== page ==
Saturday, April 29, 2006


I wrote this on an email discussion list, and it seems worth posting here.

What salvation means to me on a personal level.

It means not being alone.

It means having a solid trust in myself and in the world around me. Now, by a solid trust I don't mean an absolute trust. It means a trust with a firm foundation and that's not going to be shaken. And part of having that solid trust is knowing the limits of trust -- knowing when not to trust.

Salvation means being able to love and being able to experience the love of others.

Salvation means believing in my own goodness.

Salvation means healing.

So, what is it I am saved from? Pain. Brokenness. Aloneness.

Monday, April 24, 2006

Humor and Marriage

Today, my husband Mike and I have been married 13 years. We've know each other a little over 14 years. Okay, 14 years, one month, and 3 days.

A couple months ago at a Bob Walkenhorst show, I laughed at something Bob said, and Bob said that he likes me because I laugh at his jokes, among other reasons. That night, my husband and I got home about the same time (ah, cell phones are nice), and my husband said something, I forget what, and I laughed. Nothing profound. Innane silly humor. And I thought about Bob's words, and my marriage, and I thought, that is something good in our marriage. Laughing at each others jokes.

I think it's a bit cyclical. Liking and loving my husband makes me more inclined to laugh at his jokes. And laughing at his jokes builds the like and love between us. And somehow, the same humor repeated, instead of getting old and stale, it somehow remains fresh. I think the love helps keep the humor fresh. But I also think the humor helps keep the love fresh.

I think shared humor, being able to laugh together is good for relationships. Not just marriage and other romantic/sexual relationships. Humor, laughter, is good for friendships. And marriage is, among other things, a friendship.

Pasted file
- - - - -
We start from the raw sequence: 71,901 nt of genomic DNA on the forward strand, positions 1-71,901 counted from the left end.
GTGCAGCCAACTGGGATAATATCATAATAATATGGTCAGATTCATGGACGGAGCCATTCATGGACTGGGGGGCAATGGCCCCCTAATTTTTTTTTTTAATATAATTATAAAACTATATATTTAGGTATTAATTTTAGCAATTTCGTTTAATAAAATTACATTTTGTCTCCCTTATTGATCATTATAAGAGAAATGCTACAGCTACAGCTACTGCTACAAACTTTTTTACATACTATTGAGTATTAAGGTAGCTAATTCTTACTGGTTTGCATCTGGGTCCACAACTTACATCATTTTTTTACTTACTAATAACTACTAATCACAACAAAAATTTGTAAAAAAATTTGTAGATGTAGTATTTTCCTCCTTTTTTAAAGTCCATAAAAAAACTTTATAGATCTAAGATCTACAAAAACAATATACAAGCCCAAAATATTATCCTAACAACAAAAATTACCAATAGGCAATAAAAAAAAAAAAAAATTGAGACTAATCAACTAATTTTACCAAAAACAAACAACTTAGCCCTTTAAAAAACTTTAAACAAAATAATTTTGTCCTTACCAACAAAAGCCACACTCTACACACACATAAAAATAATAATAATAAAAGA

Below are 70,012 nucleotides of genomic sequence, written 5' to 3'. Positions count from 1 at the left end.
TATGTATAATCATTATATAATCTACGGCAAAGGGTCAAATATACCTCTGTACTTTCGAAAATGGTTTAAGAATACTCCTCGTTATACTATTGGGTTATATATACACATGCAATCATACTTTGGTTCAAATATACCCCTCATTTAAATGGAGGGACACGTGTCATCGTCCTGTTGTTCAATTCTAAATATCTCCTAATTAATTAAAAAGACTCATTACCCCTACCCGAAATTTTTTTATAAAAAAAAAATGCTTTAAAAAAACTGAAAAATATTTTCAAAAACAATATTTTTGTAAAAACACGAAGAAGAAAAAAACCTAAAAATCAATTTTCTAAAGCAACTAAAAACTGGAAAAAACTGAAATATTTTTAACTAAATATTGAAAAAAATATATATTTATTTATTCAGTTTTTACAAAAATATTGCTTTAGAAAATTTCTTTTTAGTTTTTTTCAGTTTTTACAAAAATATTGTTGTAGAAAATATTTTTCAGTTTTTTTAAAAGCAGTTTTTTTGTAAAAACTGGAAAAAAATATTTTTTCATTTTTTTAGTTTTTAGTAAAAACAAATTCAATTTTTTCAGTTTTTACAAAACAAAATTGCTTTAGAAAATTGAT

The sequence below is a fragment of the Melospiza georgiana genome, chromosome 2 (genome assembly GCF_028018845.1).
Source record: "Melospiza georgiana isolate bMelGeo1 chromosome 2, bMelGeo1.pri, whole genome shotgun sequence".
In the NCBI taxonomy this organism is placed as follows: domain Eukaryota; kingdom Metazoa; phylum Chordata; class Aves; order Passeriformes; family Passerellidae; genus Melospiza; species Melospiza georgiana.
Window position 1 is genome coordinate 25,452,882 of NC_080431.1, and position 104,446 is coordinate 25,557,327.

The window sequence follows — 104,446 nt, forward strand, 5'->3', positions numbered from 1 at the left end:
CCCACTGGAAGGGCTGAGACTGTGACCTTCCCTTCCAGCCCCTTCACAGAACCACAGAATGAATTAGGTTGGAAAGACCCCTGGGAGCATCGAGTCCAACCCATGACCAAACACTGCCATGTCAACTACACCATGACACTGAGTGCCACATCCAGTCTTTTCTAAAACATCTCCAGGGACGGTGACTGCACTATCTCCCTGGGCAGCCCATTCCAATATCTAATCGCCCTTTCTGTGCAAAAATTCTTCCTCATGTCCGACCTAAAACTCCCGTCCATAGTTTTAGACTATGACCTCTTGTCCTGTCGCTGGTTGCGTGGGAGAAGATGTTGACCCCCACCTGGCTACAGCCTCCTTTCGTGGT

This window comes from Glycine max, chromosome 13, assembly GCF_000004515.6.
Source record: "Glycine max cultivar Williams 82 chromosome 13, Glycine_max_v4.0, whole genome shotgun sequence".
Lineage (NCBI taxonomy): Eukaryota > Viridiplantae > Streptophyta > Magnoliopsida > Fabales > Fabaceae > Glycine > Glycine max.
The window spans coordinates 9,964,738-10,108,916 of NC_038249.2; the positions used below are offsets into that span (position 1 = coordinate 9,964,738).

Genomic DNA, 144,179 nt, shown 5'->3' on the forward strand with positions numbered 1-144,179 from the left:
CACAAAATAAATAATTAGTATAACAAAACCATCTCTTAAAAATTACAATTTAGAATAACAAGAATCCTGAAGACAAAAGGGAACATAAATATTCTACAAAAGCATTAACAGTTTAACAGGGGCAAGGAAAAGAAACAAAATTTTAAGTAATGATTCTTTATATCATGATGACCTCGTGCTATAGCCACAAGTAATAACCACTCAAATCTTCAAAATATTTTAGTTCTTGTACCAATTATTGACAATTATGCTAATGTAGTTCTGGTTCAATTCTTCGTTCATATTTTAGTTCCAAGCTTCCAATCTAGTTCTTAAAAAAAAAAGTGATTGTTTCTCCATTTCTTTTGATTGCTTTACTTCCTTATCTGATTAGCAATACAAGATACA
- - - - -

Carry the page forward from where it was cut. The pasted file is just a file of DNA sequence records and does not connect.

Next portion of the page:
Tuesday, April 18, 2006

Ties That Bind, Ties That Break (book)

Ties That Bind, Ties That Break by Lensey Namioka.

This was a good book. Worth reading. And a quick read, too. 154 pages, I read it in one day.

It's the story of a girl in China in the early 1900s. She, as a young girl, decides she doesn't want her feet bound. Her father, who knows far better the seriousness of this and the consequences that will follow, okays her remaining with unbound feet.

It's a book about change and gender roles. One thing I found interesting was the idea that, in traditional roles, it's not that women lacked power — they had power within the family — but they lacked choice.


Sunday, April 16, 2006


Happy Easter everyone. :)

I sing in church choir. We sing 4 days in a row at Easter time, Thursday through Sunday. I do enjoy it, but by the end of mass today my voice was definitely feeling worn out.

This after noon, Easter dinner with my husband's family. That will be nice.

I feel like I should add a proper Easter wish. Something about the Risen Lord. But, I guess, for me, wishing blessings or such doesn't fit with Easter. And, plus, I think I spiritually connect more with Holy Thursday and Good Friday than Easter. And Christmas for me speaks more to my sense of God is here with us than Easter does. I guess I don't much buy into the sin and redemption thinking. For me it's more broken and healed. And I guess Easter doesn't much speak to that idea of being healed.

I'd to share a poem I wrote. I haven't really given it a title, but I think of it as my Holy Thursday poem. Written last year on Holy Thursday, it seems to me to fit the theme of the day, though I didn't have that in mind when I wrote it. Perhaps the poem also works for Easter too.

I love you.
I love all that you are.
My inner child loves you.

The broken places in me
when you share the brokenness in you.

And yet, I see, you are strong and beautiful.
As, I have come to realize, so am I.

older blog entries

For older blog posts, please visit my old blog at Live Journal.